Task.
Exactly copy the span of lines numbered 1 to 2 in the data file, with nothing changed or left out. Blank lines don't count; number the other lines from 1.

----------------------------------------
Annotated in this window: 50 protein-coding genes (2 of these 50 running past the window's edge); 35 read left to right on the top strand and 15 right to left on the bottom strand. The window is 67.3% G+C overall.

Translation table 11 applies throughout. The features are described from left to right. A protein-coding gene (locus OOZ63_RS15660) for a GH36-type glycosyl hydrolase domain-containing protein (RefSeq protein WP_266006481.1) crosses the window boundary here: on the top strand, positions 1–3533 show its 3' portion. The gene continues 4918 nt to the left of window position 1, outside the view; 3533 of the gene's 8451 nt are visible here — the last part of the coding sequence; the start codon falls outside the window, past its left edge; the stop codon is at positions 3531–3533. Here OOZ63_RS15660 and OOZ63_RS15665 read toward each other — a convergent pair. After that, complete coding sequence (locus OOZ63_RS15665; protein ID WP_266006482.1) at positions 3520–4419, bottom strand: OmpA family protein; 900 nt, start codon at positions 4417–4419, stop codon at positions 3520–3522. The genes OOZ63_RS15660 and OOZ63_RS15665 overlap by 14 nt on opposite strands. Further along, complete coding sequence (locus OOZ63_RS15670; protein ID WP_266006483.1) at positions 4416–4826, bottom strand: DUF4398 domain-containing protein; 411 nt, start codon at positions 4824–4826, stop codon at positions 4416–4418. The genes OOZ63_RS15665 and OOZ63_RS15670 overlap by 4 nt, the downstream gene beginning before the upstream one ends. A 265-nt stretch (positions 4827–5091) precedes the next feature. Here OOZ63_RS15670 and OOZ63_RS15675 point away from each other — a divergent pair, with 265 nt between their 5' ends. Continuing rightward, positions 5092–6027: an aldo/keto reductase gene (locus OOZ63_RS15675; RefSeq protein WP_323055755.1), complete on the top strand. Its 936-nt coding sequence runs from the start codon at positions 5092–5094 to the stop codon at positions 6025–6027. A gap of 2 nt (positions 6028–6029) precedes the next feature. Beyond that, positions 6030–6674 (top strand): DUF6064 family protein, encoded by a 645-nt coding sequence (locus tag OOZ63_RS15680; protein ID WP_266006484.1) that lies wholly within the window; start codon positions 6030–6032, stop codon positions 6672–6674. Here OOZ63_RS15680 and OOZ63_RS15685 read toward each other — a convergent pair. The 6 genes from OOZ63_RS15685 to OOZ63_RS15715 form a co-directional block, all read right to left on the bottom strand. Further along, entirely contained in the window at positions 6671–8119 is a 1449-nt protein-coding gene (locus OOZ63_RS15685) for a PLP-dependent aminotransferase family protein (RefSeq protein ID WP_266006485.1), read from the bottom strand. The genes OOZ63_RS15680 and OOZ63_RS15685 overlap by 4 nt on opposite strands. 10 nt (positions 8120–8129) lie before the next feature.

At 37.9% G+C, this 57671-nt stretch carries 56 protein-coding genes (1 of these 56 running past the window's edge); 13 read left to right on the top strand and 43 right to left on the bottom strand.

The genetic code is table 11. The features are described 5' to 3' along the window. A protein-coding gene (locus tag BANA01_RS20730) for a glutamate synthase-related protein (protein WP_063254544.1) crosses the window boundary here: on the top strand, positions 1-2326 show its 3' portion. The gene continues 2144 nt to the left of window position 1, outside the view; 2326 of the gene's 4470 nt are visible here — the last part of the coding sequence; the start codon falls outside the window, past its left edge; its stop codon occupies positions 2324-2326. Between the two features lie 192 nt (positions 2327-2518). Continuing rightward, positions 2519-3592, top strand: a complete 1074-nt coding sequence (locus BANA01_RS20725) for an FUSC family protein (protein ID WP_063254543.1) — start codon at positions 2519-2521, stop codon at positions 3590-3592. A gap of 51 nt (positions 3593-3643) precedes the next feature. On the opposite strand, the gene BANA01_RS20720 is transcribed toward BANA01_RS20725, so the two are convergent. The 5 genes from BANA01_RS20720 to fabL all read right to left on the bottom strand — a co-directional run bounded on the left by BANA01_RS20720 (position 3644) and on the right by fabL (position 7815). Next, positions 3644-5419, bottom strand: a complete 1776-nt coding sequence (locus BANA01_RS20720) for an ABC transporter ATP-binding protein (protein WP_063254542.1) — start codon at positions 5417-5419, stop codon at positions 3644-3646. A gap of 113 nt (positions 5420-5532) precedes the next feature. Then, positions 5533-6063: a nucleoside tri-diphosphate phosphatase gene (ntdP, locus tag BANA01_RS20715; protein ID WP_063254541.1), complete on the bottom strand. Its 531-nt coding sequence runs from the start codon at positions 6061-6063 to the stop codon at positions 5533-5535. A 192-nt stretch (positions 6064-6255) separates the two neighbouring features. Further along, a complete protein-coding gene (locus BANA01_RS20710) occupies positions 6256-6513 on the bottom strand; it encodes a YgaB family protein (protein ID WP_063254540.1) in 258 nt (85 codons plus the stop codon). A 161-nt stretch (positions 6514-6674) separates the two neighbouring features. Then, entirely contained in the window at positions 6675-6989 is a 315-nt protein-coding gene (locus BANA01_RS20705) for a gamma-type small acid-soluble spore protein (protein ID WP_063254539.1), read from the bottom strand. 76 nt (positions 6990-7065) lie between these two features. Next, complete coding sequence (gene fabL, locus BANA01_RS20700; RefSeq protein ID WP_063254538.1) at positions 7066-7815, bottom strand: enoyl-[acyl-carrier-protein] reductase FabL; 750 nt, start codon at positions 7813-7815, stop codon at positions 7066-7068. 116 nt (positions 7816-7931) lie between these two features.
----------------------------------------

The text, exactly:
Annotated in this window: 50 protein-coding genes (2 of these 50 running past the window's edge); 35 read left to right on the top strand and 15 right to left on the bottom strand. The window is 67.3% G+C overall.

Translation table 11 applies throughout. The features are described from left to right. A protein-coding gene (locus OOZ63_RS15660) for a GH36-type glycosyl hydrolase domain-containing protein (RefSeq protein WP_266006481.1) crosses the window boundary here: on the top strand, positions 1–3533 show its 3' portion. The gene continues 4918 nt to the left of window position 1, outside the view; 3533 of the gene's 8451 nt are visible here — the last part of the coding sequence; the start codon falls outside the window, past its left edge; the stop codon is at positions 3531–3533. Here OOZ63_RS15660 and OOZ63_RS15665 read toward each other — a convergent pair. After that, complete coding sequence (locus OOZ63_RS15665; protein ID WP_266006482.1) at positions 3520–4419, bottom strand: OmpA family protein; 900 nt, start codon at positions 4417–4419, stop codon at positions 3520–3522. The genes OOZ63_RS15660 and OOZ63_RS15665 overlap by 14 nt on opposite strands. Further along, complete coding sequence (locus OOZ63_RS15670; protein ID WP_266006483.1) at positions 4416–4826, bottom strand: DUF4398 domain-containing protein; 411 nt, start codon at positions 4824–4826, stop codon at positions 4416–4418. The genes OOZ63_RS15665 and OOZ63_RS15670 overlap by 4 nt, the downstream gene beginning before the upstream one ends. A 265-nt stretch (positions 4827–5091) precedes the next feature. Here OOZ63_RS15670 and OOZ63_RS15675 point away from each other — a divergent pair, with 265 nt between their 5' ends. Continuing rightward, positions 5092–6027: an aldo/keto reductase gene (locus OOZ63_RS15675; RefSeq protein WP_323055755.1), complete on the top strand. Its 936-nt coding sequence runs from the start codon at positions 5092–5094 to the stop codon at positions 6025–6027. A gap of 2 nt (positions 6028–6029) precedes the next feature. Beyond that, positions 6030–6674 (top strand): DUF6064 family protein, encoded by a 645-nt coding sequence (locus tag OOZ63_RS15680; protein ID WP_266006484.1) that lies wholly within the window; start codon positions 6030–6032, stop codon positions 6672–6674. Here OOZ63_RS15680 and OOZ63_RS15685 read toward each other — a convergent pair. The 6 genes from OOZ63_RS15685 to OOZ63_RS15715 form a co-directional block, all read right to left on the bottom strand. Further along, entirely contained in the window at positions 6671–8119 is a 1449-nt protein-coding gene (locus OOZ63_RS15685) for a PLP-dependent aminotransferase family protein (RefSeq protein ID WP_266006485.1), read from the bottom strand. The genes OOZ63_RS15680 and OOZ63_RS15685 overlap by 4 nt on opposite strands. 10 nt (positions 8120–8129) lie before the next feature.